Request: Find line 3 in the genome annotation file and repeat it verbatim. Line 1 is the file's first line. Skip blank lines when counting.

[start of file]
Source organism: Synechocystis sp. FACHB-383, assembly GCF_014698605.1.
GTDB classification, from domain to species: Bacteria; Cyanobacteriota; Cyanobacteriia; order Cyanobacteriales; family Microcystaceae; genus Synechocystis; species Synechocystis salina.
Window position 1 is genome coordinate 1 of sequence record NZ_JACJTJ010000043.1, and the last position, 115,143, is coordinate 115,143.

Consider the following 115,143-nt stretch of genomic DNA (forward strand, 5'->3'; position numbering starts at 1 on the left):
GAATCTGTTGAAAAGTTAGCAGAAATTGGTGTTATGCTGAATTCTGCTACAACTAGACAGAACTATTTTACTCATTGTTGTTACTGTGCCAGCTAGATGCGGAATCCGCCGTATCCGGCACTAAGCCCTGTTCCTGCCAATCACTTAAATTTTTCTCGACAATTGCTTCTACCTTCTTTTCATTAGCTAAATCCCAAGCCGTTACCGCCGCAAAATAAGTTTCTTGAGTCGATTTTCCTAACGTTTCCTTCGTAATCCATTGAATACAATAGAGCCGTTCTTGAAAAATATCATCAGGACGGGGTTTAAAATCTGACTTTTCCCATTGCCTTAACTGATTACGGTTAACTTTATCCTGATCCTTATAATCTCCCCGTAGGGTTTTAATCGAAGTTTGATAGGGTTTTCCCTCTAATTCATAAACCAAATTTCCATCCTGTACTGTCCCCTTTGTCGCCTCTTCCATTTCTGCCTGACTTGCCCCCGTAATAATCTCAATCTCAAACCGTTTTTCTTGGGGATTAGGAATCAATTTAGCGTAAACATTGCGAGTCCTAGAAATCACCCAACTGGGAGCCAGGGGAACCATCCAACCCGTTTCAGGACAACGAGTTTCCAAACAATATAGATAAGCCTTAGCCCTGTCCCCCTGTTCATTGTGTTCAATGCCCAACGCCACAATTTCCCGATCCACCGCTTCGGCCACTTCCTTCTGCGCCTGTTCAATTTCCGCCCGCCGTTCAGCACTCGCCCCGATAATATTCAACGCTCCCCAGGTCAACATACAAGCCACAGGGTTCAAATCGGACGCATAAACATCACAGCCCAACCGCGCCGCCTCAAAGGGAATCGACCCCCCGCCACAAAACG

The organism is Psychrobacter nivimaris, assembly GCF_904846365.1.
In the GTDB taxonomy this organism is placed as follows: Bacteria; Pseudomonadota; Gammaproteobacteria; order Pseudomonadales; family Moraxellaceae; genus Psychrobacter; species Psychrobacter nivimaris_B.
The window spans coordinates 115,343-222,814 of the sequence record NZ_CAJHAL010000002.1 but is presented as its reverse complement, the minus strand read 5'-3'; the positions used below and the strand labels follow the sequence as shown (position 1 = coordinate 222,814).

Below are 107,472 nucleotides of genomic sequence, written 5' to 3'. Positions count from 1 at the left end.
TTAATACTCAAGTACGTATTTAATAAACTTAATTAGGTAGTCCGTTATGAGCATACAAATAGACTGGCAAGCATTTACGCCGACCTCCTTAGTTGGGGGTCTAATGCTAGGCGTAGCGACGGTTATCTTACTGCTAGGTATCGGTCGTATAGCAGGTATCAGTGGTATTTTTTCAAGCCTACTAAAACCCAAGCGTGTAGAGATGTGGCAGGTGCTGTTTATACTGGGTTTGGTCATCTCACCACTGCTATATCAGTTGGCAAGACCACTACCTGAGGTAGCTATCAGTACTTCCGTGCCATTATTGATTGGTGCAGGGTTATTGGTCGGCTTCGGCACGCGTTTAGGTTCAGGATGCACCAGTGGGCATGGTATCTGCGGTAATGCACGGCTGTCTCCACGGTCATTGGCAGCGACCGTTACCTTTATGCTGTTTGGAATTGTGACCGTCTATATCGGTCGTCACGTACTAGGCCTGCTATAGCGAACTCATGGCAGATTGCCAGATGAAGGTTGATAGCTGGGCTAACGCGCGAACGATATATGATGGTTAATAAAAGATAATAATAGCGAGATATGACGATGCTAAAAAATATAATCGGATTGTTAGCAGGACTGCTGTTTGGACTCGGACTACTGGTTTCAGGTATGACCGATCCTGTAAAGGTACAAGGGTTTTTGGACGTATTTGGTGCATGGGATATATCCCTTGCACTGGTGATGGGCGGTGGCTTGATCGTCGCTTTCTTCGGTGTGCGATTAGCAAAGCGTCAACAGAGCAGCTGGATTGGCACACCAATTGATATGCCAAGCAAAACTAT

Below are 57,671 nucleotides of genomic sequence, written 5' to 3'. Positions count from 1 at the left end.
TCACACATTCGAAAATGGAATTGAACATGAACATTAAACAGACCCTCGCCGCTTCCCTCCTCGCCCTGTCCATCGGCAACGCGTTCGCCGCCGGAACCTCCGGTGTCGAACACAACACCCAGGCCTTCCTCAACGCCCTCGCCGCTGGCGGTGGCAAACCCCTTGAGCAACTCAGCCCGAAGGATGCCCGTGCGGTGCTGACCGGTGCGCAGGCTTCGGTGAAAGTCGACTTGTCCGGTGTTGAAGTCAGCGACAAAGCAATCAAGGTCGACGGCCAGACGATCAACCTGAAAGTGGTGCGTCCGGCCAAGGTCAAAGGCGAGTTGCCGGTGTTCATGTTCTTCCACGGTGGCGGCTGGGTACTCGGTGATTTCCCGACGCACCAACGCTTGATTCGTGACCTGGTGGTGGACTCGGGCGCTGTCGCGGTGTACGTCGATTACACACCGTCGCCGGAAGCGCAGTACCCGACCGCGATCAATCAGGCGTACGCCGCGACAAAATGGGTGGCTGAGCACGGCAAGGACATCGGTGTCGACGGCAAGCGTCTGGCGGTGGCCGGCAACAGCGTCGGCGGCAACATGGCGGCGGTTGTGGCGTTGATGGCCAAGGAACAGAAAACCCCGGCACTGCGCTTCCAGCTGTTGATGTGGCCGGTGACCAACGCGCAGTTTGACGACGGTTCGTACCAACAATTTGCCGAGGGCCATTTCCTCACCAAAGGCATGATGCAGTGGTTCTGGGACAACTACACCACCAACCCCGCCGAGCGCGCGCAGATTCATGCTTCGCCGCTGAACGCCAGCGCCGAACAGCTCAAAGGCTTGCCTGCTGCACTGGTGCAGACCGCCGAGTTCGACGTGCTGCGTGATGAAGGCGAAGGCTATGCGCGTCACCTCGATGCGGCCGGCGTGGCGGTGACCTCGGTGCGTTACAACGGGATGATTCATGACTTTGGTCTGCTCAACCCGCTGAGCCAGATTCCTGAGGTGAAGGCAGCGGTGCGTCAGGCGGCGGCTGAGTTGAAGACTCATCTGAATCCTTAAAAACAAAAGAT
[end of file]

Window position 1 is genome coordinate 1 of sequence record NZ_JACJTJ010000043.1, and the last position, 115,143, is coordinate 115,143.